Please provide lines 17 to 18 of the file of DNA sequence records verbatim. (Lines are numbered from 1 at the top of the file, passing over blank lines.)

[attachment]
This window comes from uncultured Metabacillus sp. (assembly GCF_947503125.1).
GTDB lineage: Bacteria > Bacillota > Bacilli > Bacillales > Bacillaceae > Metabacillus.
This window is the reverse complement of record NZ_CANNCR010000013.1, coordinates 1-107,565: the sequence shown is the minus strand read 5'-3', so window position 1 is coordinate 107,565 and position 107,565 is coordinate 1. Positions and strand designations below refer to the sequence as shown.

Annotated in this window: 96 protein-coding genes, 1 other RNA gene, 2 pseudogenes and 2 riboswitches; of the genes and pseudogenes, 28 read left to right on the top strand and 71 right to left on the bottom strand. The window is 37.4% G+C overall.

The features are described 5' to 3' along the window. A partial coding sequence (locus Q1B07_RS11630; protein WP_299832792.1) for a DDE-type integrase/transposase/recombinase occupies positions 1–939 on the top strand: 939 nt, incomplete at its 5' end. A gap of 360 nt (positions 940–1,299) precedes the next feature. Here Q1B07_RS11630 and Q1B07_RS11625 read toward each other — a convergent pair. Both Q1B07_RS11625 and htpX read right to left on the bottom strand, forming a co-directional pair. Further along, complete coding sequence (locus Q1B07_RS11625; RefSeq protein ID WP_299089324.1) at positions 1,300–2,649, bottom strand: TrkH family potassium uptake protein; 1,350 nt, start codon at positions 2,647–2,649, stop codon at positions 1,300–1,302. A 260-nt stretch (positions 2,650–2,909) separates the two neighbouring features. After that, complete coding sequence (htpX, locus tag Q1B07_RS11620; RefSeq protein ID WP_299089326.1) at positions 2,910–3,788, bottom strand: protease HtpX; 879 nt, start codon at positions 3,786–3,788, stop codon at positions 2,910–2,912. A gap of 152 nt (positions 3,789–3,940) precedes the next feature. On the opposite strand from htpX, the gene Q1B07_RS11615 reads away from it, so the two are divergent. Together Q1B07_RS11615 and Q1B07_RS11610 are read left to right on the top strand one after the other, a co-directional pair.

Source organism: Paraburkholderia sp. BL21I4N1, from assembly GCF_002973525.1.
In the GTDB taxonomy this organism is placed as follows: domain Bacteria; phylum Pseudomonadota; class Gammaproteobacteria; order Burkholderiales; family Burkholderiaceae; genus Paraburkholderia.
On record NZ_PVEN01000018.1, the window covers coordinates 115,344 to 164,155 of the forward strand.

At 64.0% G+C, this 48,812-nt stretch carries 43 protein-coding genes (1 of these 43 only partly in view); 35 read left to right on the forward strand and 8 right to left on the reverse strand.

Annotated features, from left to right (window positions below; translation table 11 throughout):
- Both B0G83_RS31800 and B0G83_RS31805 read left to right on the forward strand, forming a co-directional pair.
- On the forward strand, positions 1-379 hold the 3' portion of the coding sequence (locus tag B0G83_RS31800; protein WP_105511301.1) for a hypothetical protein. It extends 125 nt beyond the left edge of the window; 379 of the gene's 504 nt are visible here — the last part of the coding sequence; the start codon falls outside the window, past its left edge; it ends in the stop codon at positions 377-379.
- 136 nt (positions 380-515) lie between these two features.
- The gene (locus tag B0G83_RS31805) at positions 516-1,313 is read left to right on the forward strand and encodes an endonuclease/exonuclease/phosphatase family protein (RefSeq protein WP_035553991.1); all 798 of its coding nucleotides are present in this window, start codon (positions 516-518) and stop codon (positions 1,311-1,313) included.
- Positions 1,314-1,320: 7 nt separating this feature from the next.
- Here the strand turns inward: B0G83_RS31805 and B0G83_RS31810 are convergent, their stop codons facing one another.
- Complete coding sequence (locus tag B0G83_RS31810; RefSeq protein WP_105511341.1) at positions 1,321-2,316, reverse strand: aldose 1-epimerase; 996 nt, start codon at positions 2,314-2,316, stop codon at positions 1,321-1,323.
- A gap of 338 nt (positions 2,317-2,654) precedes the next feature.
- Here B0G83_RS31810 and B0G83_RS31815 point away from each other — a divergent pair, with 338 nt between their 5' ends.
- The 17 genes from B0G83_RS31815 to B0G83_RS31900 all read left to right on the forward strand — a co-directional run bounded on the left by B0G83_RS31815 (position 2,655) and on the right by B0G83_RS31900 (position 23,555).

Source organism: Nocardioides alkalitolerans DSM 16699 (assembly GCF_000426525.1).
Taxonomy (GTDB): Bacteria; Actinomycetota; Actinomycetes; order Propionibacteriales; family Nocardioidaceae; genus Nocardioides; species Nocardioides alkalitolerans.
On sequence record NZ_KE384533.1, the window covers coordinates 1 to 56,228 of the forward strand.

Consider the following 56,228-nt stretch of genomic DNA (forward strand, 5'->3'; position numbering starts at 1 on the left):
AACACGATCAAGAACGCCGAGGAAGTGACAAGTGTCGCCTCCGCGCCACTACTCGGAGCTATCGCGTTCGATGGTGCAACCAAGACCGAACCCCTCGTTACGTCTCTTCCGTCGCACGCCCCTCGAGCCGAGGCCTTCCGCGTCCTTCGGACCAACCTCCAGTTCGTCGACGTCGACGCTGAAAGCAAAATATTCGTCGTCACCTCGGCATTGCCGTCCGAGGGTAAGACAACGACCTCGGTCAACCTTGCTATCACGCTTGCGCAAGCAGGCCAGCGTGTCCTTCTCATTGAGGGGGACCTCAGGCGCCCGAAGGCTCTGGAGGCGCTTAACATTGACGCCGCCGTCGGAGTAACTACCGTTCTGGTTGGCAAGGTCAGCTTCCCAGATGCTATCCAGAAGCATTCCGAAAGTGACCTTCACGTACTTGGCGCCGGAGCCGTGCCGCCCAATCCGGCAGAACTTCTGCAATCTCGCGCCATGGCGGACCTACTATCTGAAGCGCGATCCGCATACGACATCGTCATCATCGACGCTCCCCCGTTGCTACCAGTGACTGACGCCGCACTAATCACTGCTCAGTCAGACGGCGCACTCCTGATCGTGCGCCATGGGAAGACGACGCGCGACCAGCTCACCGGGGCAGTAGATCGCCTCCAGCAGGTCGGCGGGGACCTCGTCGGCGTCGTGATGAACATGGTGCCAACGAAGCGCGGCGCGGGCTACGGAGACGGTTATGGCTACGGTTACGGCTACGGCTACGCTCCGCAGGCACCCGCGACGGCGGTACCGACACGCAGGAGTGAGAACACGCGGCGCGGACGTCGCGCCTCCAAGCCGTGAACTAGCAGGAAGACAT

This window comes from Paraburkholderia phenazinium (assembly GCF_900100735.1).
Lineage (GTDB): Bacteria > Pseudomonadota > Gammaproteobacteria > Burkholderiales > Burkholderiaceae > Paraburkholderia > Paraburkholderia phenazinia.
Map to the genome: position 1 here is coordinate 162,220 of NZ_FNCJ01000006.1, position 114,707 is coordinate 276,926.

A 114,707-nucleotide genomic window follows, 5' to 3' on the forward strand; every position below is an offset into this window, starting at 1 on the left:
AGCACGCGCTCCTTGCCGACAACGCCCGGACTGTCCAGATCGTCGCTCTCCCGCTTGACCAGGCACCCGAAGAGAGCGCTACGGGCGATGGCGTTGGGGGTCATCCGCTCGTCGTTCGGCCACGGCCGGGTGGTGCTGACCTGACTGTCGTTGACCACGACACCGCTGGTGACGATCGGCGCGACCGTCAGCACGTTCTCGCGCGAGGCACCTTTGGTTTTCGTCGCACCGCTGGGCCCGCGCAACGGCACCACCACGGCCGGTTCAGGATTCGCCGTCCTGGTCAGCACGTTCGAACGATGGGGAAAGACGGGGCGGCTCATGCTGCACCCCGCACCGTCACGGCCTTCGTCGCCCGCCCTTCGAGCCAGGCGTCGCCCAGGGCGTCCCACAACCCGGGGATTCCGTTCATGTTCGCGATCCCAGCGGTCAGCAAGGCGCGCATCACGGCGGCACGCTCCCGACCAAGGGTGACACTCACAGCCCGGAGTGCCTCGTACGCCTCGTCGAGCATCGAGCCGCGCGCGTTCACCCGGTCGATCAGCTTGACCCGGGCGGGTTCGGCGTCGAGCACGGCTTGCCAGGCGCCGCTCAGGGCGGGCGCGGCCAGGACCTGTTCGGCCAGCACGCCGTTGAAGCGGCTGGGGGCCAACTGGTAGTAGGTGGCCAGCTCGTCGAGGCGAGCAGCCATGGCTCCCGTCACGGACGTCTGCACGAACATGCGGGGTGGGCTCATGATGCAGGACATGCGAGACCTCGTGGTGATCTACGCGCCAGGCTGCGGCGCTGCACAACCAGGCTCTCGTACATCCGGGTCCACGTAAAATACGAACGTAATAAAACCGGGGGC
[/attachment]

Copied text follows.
- Complete coding sequence (locus tag B0G83_RS31810; RefSeq protein WP_105511341.1) at positions 1,321-2,316, reverse strand: aldose 1-epimerase; 996 nt, start codon at positions 2,314-2,316, stop codon at positions 1,321-1,323.
- A gap of 338 nt (positions 2,317-2,654) precedes the next feature.